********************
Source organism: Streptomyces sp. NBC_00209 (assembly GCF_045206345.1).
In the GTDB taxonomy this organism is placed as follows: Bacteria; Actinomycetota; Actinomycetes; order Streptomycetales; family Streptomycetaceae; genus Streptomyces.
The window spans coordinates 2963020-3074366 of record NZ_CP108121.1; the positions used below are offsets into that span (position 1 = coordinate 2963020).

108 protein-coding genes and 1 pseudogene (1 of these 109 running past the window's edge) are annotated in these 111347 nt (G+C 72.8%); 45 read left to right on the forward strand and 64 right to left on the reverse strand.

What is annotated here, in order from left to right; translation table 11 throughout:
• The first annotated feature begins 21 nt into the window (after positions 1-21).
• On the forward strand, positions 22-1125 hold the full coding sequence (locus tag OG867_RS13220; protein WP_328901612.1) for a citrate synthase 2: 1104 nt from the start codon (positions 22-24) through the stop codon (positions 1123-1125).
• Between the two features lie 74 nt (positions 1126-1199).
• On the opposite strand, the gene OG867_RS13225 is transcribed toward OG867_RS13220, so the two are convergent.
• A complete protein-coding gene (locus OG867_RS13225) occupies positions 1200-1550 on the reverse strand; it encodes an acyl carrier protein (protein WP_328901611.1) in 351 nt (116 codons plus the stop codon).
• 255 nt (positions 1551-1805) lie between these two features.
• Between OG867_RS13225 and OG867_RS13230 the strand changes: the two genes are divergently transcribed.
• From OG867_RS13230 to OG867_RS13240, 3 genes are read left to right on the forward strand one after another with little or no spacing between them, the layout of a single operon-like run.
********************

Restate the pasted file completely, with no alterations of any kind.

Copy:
Source organism: Streptomyces sp. NBC_00209 (assembly GCF_045206345.1).
In the GTDB taxonomy this organism is placed as follows: Bacteria; Actinomycetota; Actinomycetes; order Streptomycetales; family Streptomycetaceae; genus Streptomyces.
The window spans coordinates 2963020-3074366 of record NZ_CP108121.1; the positions used below are offsets into that span (position 1 = coordinate 2963020).

108 protein-coding genes and 1 pseudogene (1 of these 109 running past the window's edge) are annotated in these 111347 nt (G+C 72.8%); 45 read left to right on the forward strand and 64 right to left on the reverse strand.

What is annotated here, in order from left to right; translation table 11 throughout:
• The first annotated feature begins 21 nt into the window (after positions 1-21).
• On the forward strand, positions 22-1125 hold the full coding sequence (locus tag OG867_RS13220; protein WP_328901612.1) for a citrate synthase 2: 1104 nt from the start codon (positions 22-24) through the stop codon (positions 1123-1125).
• Between the two features lie 74 nt (positions 1126-1199).
• On the opposite strand, the gene OG867_RS13225 is transcribed toward OG867_RS13220, so the two are convergent.
• A complete protein-coding gene (locus OG867_RS13225) occupies positions 1200-1550 on the reverse strand; it encodes an acyl carrier protein (protein WP_328901611.1) in 351 nt (116 codons plus the stop codon).
• 255 nt (positions 1551-1805) lie between these two features.
• Between OG867_RS13225 and OG867_RS13230 the strand changes: the two genes are divergently transcribed.
• From OG867_RS13230 to OG867_RS13240, 3 genes are read left to right on the forward strand one after another with little or no spacing between them, the layout of a single operon-like run.